Shadow financial services minister Stephen Jones has not had any discussions about policy alignments with independents running in the federal election as he is confident Labor will be able to form government outright on May 21.
Speaking on a webinar hosted by the recently re-named Stockbrokers and Investment Advisers Association, Jones said this is based on his own analysis.
“I haven’t [had discussions with independents] and you shouldn’t be worried about that,” Jones said. “It’s going to be easier for Anthony Albanese to get to 76 seats in Parliament at the end of this election than it will be for Scott Morrison.”
In the event Labor doesn’t form government outright, Jones said most policies can be enacted via existing ministerial and regulatory powers.
“Let’s say I’m wrong and we do have to form government with crossbenchers, that won’t be a coalition agreement. If you support us on [certain] legislation fine but we’re not going to try and get a full coalition agreement with you.”
Regardless of how power is attained, Jones said there are certain things that will be done as soon as he is sworn in that won’t require reviews or other processes and is “flabbergasted” that many of the issues in the industry have not been dealt with sooner.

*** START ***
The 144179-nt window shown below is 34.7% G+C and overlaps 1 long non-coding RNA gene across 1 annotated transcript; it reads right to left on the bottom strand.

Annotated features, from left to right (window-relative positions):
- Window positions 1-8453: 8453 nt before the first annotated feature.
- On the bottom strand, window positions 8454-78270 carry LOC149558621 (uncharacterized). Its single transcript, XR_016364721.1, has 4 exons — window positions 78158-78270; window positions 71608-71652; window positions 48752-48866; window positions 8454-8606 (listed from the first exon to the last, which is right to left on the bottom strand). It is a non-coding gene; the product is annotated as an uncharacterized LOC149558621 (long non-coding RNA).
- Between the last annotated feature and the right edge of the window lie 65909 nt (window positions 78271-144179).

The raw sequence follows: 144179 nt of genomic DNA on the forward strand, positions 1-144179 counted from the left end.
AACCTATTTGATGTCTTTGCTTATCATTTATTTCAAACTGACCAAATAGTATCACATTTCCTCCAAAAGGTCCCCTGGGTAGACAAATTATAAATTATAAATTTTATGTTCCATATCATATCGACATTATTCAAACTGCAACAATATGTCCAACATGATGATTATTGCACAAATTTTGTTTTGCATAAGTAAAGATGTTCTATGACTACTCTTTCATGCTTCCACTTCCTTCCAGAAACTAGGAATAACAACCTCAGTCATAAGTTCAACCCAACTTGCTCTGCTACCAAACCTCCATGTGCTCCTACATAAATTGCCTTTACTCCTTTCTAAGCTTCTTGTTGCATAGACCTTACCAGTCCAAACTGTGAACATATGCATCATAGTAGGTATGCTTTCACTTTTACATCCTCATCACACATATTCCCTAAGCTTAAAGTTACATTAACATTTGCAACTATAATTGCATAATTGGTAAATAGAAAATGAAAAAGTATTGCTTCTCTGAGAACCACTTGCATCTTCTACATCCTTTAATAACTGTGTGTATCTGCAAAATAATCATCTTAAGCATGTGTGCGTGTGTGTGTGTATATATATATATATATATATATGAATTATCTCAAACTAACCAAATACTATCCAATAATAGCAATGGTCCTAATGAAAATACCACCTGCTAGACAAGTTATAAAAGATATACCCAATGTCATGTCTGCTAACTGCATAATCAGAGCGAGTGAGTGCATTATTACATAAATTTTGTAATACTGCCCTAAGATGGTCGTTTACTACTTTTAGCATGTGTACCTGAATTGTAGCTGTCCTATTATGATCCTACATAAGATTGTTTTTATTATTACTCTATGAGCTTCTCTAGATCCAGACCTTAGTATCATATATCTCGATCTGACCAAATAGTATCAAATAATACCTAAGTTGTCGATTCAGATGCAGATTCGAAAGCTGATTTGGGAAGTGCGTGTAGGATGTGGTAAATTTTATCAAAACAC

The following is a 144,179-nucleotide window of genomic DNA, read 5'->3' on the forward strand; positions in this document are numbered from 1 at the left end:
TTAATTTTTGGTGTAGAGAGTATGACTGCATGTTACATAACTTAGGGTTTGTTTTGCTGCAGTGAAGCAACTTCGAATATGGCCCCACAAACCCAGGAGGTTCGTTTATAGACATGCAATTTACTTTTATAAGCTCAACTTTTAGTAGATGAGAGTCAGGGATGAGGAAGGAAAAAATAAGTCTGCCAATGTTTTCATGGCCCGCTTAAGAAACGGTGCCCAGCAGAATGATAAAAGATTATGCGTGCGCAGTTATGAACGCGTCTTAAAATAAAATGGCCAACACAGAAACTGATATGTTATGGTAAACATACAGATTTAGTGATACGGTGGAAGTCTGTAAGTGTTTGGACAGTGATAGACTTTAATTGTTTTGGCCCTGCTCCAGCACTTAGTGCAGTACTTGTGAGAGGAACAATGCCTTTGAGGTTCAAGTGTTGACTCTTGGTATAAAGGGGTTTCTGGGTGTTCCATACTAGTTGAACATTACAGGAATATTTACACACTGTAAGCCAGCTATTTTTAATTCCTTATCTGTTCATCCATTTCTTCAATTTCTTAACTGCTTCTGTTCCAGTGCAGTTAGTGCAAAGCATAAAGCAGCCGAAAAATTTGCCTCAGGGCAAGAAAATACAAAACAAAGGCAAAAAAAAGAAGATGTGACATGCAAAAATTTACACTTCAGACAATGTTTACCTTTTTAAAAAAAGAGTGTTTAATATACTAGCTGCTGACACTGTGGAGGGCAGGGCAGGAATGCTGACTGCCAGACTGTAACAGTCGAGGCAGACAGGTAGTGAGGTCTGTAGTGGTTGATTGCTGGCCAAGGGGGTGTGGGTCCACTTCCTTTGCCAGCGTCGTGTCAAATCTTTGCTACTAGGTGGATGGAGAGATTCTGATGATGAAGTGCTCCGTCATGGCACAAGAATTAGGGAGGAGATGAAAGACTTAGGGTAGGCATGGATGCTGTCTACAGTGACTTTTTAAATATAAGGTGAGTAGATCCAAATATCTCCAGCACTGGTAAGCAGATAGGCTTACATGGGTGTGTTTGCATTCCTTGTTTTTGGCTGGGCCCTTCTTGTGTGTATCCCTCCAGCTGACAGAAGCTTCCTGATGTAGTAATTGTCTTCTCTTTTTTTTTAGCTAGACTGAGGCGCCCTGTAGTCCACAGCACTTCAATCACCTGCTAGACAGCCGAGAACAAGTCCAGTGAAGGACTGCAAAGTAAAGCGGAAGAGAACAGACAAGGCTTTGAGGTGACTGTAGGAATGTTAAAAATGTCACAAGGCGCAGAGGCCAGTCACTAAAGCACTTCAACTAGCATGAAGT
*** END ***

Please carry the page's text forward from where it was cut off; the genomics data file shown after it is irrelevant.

“The honest intention [is to do it as soon as possible],” Jones said. “If you don’t get on that quickly it becomes redundant.”
Jones reiterated his support for specialisations and said it is not a step away from professionalisation but recognition of different callings in the industry.
“For the life of me I can’t figure out why this hasn’t been dealt with, it seems like a no brainer,” Jones said. “We know what Parliament voted on, what the intention was… it wasn’t everybody be punched through a single degree which assumes you’re all selling life insurance.”
Jones said it was important to put in different pathways that met the needs of the market and customers.
“I have a mantra around all this stuff which is around sufficient levels of customer safety and protection, but not much that you crush a business model that means no reasonable person could afford access to those services.”
When it comes to the adviser exam, Jones said he would like to see it geared towards these specialisations as well with core elements like ethics being shared but the rest of the content unique.
“That’s not a rock-solid promise. When you’re getting down to that level of detail I would want to take advice.”
“That’s been part of the flak that has been making around the broader industry the last couple of months but that’s okay,” Jones said. “You have to make decisions and use your judgement and try to make the best decision. Whenever you do that there will be people who disagree.”